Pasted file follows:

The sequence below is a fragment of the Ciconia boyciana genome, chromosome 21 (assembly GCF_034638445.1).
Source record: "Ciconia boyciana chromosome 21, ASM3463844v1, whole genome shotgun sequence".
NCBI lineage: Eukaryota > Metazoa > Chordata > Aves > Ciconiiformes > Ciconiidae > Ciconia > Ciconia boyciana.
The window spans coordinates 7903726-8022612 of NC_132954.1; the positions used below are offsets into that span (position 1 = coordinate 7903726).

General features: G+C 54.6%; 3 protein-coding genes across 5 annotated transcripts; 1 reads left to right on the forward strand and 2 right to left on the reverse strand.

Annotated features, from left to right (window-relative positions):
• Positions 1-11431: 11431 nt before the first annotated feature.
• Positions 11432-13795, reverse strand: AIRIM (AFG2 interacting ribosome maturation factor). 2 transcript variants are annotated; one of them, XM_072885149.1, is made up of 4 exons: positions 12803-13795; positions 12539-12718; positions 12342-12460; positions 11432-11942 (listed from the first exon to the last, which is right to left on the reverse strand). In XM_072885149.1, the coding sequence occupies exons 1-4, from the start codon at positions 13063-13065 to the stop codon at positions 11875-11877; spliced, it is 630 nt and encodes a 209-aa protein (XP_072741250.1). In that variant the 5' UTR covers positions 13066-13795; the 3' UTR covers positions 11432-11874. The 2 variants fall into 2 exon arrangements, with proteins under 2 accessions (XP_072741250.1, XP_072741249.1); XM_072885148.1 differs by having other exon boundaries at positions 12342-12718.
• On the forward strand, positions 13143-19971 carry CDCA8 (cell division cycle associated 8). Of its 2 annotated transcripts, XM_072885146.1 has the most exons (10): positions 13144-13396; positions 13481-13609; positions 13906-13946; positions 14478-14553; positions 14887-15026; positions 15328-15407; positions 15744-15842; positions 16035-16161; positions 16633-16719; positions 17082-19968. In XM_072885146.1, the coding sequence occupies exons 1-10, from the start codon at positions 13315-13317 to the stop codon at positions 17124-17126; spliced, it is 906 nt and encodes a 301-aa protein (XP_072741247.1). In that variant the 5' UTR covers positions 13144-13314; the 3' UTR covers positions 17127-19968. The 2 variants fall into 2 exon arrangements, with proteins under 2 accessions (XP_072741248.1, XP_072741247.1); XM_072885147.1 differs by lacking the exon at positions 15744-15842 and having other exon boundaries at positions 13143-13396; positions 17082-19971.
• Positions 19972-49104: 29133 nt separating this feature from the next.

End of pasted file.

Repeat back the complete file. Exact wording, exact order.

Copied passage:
The sequence below is a fragment of the Ciconia boyciana genome, chromosome 21 (assembly GCF_034638445.1).
Source record: "Ciconia boyciana chromosome 21, ASM3463844v1, whole genome shotgun sequence".
NCBI lineage: Eukaryota > Metazoa > Chordata > Aves > Ciconiiformes > Ciconiidae > Ciconia > Ciconia boyciana.
The window spans coordinates 7903726-8022612 of NC_132954.1; the positions used below are offsets into that span (position 1 = coordinate 7903726).

General features: G+C 54.6%; 3 protein-coding genes across 5 annotated transcripts; 1 reads left to right on the forward strand and 2 right to left on the reverse strand.

Annotated features, from left to right (window-relative positions):
• Positions 1-11431: 11431 nt before the first annotated feature.
• Positions 11432-13795, reverse strand: AIRIM (AFG2 interacting ribosome maturation factor). 2 transcript variants are annotated; one of them, XM_072885149.1, is made up of 4 exons: positions 12803-13795; positions 12539-12718; positions 12342-12460; positions 11432-11942 (listed from the first exon to the last, which is right to left on the reverse strand). In XM_072885149.1, the coding sequence occupies exons 1-4, from the start codon at positions 13063-13065 to the stop codon at positions 11875-11877; spliced, it is 630 nt and encodes a 209-aa protein (XP_072741250.1). In that variant the 5' UTR covers positions 13066-13795; the 3' UTR covers positions 11432-11874. The 2 variants fall into 2 exon arrangements, with proteins under 2 accessions (XP_072741250.1, XP_072741249.1); XM_072885148.1 differs by having other exon boundaries at positions 12342-12718.
• On the forward strand, positions 13143-19971 carry CDCA8 (cell division cycle associated 8). Of its 2 annotated transcripts, XM_072885146.1 has the most exons (10): positions 13144-13396; positions 13481-13609; positions 13906-13946; positions 14478-14553; positions 14887-15026; positions 15328-15407; positions 15744-15842; positions 16035-16161; positions 16633-16719; positions 17082-19968. In XM_072885146.1, the coding sequence occupies exons 1-10, from the start codon at positions 13315-13317 to the stop codon at positions 17124-17126; spliced, it is 906 nt and encodes a 301-aa protein (XP_072741247.1). In that variant the 5' UTR covers positions 13144-13314; the 3' UTR covers positions 17127-19968. The 2 variants fall into 2 exon arrangements, with proteins under 2 accessions (XP_072741248.1, XP_072741247.1); XM_072885147.1 differs by lacking the exon at positions 15744-15842 and having other exon boundaries at positions 13143-13396; positions 17082-19971.
• Positions 19972-49104: 29133 nt separating this feature from the next.